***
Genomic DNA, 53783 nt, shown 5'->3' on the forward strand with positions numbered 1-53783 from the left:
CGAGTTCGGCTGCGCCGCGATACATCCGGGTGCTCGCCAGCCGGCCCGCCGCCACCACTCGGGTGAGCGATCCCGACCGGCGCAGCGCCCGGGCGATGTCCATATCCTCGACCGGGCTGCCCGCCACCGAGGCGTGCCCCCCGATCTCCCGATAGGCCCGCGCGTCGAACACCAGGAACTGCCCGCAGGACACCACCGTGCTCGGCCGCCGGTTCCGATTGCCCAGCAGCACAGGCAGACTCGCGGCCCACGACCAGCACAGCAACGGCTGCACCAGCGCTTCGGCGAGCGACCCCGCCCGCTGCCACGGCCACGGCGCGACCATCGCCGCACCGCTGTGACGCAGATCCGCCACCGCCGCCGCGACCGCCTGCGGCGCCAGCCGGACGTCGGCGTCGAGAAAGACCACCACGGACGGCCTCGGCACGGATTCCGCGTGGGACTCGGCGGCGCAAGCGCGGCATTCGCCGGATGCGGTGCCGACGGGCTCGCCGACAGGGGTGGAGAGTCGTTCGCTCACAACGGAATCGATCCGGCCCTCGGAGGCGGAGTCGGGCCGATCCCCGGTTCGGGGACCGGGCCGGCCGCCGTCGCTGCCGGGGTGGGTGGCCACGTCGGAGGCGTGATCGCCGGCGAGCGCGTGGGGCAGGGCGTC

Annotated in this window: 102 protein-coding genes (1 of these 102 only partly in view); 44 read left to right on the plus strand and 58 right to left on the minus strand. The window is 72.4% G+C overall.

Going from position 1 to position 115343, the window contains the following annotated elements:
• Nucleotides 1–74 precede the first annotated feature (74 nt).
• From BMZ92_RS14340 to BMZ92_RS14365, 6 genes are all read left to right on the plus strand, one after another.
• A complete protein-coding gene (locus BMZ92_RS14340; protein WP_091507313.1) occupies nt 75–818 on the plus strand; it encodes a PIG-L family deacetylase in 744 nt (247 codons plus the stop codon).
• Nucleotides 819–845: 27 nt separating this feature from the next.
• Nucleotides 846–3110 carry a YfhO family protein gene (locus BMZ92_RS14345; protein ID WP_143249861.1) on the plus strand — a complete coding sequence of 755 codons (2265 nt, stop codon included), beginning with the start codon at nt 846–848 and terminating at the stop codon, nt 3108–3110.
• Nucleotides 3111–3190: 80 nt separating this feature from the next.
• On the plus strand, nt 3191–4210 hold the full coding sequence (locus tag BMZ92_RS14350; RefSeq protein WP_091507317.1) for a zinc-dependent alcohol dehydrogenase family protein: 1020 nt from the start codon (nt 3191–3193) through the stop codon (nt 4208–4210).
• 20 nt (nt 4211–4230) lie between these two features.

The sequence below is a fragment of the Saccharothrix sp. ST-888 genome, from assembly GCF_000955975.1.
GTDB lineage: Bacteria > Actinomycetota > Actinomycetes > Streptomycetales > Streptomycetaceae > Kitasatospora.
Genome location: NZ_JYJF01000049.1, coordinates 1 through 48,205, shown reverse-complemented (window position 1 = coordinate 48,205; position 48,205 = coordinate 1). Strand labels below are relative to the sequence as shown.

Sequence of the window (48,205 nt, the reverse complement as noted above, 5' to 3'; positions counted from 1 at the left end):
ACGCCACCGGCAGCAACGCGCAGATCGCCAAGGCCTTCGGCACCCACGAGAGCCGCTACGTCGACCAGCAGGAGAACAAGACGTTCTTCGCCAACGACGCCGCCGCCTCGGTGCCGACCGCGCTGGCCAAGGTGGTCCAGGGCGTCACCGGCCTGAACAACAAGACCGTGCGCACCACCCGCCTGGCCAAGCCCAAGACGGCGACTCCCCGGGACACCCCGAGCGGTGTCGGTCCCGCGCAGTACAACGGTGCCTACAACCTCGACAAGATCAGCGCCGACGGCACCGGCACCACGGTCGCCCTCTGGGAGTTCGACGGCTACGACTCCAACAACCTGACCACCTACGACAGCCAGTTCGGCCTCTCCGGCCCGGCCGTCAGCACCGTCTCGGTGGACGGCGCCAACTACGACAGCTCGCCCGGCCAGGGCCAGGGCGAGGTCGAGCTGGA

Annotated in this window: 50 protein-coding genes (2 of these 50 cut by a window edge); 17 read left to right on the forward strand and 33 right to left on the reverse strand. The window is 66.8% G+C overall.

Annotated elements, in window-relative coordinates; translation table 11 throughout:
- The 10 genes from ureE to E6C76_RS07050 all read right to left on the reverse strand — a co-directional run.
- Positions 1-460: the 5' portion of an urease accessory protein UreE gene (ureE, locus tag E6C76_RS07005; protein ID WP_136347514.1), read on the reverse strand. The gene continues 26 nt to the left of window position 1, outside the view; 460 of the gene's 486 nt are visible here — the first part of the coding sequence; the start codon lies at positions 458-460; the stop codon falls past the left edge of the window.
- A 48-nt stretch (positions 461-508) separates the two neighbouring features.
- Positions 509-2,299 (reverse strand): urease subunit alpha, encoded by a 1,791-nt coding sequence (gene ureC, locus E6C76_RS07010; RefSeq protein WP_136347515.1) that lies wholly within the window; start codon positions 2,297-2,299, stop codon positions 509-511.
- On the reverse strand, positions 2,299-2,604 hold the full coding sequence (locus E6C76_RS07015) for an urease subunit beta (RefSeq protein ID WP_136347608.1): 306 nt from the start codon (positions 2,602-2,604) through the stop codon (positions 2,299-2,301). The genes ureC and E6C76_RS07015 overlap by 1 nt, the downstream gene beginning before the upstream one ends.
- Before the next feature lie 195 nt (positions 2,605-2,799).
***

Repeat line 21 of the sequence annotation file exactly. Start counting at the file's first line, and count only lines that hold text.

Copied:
- Positions 1-460: the 5' portion of an urease accessory protein UreE gene (ureE, locus tag E6C76_RS07005; protein ID WP_136347514.1), read on the reverse strand. The gene continues 26 nt to the left of window position 1, outside the view; 460 of the gene's 486 nt are visible here — the first part of the coding sequence; the start codon lies at positions 458-460; the stop codon falls past the left edge of the window.